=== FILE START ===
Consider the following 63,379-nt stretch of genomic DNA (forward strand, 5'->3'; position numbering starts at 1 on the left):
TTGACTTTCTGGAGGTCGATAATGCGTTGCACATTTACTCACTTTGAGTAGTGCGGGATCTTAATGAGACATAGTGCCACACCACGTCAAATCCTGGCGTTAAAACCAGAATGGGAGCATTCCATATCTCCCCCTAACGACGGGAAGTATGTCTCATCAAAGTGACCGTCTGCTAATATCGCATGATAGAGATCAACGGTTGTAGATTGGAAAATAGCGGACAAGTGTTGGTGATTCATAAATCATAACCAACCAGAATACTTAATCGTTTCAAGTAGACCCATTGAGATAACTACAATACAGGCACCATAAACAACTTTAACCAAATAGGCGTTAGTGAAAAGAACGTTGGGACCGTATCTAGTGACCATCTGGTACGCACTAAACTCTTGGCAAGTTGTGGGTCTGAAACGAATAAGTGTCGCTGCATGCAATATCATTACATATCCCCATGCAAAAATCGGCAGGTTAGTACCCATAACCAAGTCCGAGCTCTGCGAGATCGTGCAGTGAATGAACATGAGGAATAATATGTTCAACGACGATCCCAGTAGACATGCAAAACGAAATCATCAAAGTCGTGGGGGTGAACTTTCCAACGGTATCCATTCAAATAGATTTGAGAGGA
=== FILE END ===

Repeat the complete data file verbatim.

Consider the following 63,379-nt stretch of genomic DNA (forward strand, 5'->3'; position numbering starts at 1 on the left):
TTGACTTTCTGGAGGTCGATAATGCGTTGCACATTTACTCACTTTGAGTAGTGCGGGATCTTAATGAGACATAGTGCCACACCACGTCAAATCCTGGCGTTAAAACCAGAATGGGAGCATTCCATATCTCCCCCTAACGACGGGAAGTATGTCTCATCAAAGTGACCGTCTGCTAATATCGCATGATAGAGATCAACGGTTGTAGATTGGAAAATAGCGGACAAGTGTTGGTGATTCATAAATCATAACCAACCAGAATACTTAATCGTTTCAAGTAGACCCATTGAGATAACTACAATACAGGCACCATAAACAACTTTAACCAAATAGGCGTTAGTGAAAAGAACGTTGGGACCGTATCTAGTGACCATCTGGTACGCACTAAACTCTTGGCAAGTTGTGGGTCTGAAACGAATAAGTGTCGCTGCATGCAATATCATTACATATCCCCATGCAAAAATCGGCAGGTTAGTACCCATAACCAAGTCCGAGCTCTGCGAGATCGTGCAGTGAATGAACATGAGGAATAATATGTTCAACGACGATCCCAGTAGACATGCAAAACGAAATCATCAAAGTCGTGGGGGTGAACTTTCCAACGGTATCCATTCAAATAGATTTGAGAGGA